I was inspired to read the comments on CNN's news page ... So many mention the virtues of Charity, Humility, Courage, Sacrifice ... Indeed Staff Sgt. Salvatore Giunta is a virtuous hero we should all be proud of - especially our brothers in the great state of Iowa.
Washington (CNN) -- A 25-year-old Army staff sergeant from Iowa will be the first living recipient of the Medal of Honor since three service members from the Vietnam War were honored in 1976.
President Obama will award the nation's highest medal of valor to Staff Sgt. Salvatore Giunta on Tuesday. Giunta was a specialist serving with the Airborne 503rd Infantry Regiment on his second tour of duty in Afghanistan when his unit was attacked on the night of October 25, 2007.
According to Defense Department documents, Giunta and his fellow soldiers were walking back to base along the top of a mountain ridge when the enemy attacked from their front and their left. Taliban fighters barraged the Americans with AK-47s, rocket-propelled grenades and Soviet-era large machine guns.
Giunta saw several of his fellow soldiers go down. He ran forward, throwing grenades and returning enemy fire, to help one soldier who had been shot but was still fighting, the documents say. Then he noticed one of the wounded soldiers was missing.
Searching for his wounded friend Sgt. Josh Brennan, Giunta ran over a hill where moments before Taliban fighters had been shooting at him. Now he was alone, out of sight of his fellow soldiers, in an area that the Taliban had controlled just moments before.
Giunta saw two Taliban fighters dragging Brennan away. He ran after them, killing one and wounding the other, who ran off.
Giunta instantly started providing first aid to Brennan, who had been shot at least six times, the documents say. Eventually a medic arrived and a helicopter was called in to take Brennan to a hospital, but he later died of his wounds.
Giunta's action, however, meant that Brennan was not at the mercy of the Taliban, and his parents would be able to give him a proper burial instead of wondering what became of him.
Giunta's quick response to the Taliban attack also helped his unit repulse the enemy fighters before they could cause more casualties, the Defense Department documents note.
Giunta was shot twice, with one round hitting his body armor and the second destroying a weapon slung over his back. He was not seriously hurt.
According to the White House, the Medal of Honor is awarded to "a member of the Armed Forces who distinguishes themselves conspicuously by gallantry above and beyond the call of duty ... The meritorious conduct must involve great personal bravery or self-sacrifice so conspicuous as to clearly distinguish the individual above his or her comrades and must have involved risk of life."
Giunta has said he is determined to make the medal, at least symbolically, belong to others.
"It is a great thing," Giunta said after learning he would receive the medal. "But it is a great thing that has come at a personal loss to myself and so many other families."
Giunta said when he first learned he would receive the Medal of Honor, "I felt lost. I felt kind of angry ... just because, you know, this is so big. This is, it came at such a price. It came at the price of a good buddy of mine, not just Brennan. But Mendoza. Mendoza died that night as well."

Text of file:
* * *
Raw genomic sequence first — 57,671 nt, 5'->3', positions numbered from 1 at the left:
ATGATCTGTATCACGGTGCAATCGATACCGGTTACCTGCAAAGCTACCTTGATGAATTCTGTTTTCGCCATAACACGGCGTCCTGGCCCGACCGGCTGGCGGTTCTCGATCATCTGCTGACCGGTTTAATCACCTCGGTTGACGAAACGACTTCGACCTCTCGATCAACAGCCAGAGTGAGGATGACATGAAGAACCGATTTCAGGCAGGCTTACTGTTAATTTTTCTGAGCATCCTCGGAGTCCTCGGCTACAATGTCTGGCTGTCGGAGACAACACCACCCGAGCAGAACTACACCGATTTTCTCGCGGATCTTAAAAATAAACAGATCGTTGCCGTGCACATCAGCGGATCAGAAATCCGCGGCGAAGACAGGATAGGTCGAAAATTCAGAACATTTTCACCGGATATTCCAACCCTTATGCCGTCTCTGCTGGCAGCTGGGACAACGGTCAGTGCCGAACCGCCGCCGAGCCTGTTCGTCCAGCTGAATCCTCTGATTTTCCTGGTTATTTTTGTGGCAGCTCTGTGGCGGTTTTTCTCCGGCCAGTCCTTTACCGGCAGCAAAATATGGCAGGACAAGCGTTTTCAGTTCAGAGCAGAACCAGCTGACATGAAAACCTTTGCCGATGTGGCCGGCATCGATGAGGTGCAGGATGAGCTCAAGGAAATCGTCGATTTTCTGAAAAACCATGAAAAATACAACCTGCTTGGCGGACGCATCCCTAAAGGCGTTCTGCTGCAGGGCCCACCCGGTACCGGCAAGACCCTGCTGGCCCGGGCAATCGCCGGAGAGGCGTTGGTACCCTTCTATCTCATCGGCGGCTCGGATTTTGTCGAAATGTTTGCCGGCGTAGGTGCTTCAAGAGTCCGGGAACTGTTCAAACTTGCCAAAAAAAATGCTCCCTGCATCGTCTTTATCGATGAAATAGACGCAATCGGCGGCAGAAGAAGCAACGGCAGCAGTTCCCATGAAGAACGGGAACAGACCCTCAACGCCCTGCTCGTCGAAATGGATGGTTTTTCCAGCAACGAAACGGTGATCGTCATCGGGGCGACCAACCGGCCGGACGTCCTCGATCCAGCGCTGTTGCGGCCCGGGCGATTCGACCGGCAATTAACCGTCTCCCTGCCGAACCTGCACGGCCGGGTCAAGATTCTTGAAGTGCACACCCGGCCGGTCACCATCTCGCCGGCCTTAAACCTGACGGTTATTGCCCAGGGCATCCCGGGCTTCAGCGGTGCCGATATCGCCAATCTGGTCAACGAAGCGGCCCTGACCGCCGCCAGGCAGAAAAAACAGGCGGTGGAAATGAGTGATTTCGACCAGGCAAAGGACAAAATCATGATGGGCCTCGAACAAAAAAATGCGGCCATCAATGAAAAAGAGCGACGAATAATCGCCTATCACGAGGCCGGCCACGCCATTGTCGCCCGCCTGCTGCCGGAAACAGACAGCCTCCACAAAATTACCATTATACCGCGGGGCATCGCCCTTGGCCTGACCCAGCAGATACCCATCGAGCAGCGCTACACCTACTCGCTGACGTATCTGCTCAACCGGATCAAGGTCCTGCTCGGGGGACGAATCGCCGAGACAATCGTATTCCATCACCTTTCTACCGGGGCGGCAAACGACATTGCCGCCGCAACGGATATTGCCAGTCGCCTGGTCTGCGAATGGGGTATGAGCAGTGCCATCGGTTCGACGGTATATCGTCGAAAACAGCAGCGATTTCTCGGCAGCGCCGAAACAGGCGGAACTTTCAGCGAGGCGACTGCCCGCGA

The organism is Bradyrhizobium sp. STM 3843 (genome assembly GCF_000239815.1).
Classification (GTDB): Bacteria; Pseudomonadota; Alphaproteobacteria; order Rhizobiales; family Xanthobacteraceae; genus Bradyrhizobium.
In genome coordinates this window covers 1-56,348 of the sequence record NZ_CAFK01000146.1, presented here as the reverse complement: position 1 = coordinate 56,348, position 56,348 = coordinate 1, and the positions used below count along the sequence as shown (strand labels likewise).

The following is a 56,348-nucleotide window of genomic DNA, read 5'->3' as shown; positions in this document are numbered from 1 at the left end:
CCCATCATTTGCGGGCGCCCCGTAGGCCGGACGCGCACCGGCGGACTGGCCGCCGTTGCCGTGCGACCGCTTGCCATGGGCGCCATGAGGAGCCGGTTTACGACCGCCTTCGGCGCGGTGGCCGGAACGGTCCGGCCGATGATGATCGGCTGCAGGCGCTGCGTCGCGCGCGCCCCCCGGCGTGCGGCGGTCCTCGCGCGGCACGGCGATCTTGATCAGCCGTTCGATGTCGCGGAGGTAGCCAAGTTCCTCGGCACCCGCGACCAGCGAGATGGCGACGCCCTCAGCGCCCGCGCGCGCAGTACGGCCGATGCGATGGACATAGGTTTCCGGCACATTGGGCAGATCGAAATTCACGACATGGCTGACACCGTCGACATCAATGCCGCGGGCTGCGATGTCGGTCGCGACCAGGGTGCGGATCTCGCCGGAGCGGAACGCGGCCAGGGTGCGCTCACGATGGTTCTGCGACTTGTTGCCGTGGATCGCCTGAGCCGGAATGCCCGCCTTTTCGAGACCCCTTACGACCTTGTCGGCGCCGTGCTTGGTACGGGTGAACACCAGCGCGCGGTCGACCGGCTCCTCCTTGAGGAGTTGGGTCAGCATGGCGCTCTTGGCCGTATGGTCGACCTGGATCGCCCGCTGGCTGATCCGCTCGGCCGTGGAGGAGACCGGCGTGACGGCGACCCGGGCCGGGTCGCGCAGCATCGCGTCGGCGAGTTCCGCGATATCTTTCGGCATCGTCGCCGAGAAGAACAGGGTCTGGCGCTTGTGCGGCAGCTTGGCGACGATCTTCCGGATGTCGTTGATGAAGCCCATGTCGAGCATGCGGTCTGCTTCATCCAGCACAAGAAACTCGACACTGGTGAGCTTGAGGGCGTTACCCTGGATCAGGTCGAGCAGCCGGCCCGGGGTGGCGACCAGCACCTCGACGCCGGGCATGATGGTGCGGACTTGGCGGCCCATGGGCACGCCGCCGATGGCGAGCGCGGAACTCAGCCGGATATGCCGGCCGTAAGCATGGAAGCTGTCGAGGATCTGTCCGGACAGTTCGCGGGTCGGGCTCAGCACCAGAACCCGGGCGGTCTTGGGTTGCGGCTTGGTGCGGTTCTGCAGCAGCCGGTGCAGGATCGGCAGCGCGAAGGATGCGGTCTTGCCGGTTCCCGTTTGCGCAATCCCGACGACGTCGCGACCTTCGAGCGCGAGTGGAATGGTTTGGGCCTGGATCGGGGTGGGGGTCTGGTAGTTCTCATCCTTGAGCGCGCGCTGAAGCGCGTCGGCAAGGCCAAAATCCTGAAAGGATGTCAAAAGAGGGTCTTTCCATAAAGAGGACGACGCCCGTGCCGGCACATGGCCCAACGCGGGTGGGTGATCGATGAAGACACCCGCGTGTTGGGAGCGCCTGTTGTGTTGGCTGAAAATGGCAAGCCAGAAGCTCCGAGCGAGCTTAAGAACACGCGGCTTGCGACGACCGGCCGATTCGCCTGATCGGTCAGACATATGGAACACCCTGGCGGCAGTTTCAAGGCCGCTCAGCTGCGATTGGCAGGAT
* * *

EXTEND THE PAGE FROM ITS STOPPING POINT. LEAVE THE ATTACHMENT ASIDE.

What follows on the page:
The squadron's medic, Hugo Mendoza of El Paso, Texas, was caught with the rest of the group.
"These two men on that day made the biggest sacrifice anyone can ever make. And it's not for a paycheck."
The Medal of Honor is the highest military decoration awarded by the United States government. It is bestowed on members of the United States armed forces who distinguish themselves "conspicuously by gallantry and intrepidity at the risk of his or her life above and beyond the call of duty while engaged in an action against an enemy of the United States." Due to the nature of its criteria, it is often awarded posthumously (more than half have been since 1941.
Members of all branches of the U.S. military are eligible to receive the medal, and there are three versions (one for the Army, one for the Air Force, and one for the Navy, Marines, and Coast Guard). The Medal of Honor is often presented personally to the recipient or, in the case of posthumous awards, to next of kin, by the President of the United States. Due to its honored status, the medal is afforded special protection under U.S. law.
The Medal of Honor is one of two military neck order awards issued by the United States, but is the sole neck order awarded to the US armed forces. The other is the Commander's Degree of the Legion of Merit, which is only authorized for issue to foreign dignitaries.
As the award citation includes the phrase "in the name of Congress", it is sometimes called the Congressional Medal of Honor; however, the official title is the Medal of Honor.
In total, 3,470 medals have been awarded to 3,451 different people. Nineteen men received a second award: 14 of these received two separate medals for two separate actions, and five received both the Navy and the Army Medals of Honor for the same action. For actions since the beginning of World War II, 855 Medals of Honor have been awarded, 527 (or 62%) posthumously. In total, 624 of the medals have been awarded posthumously.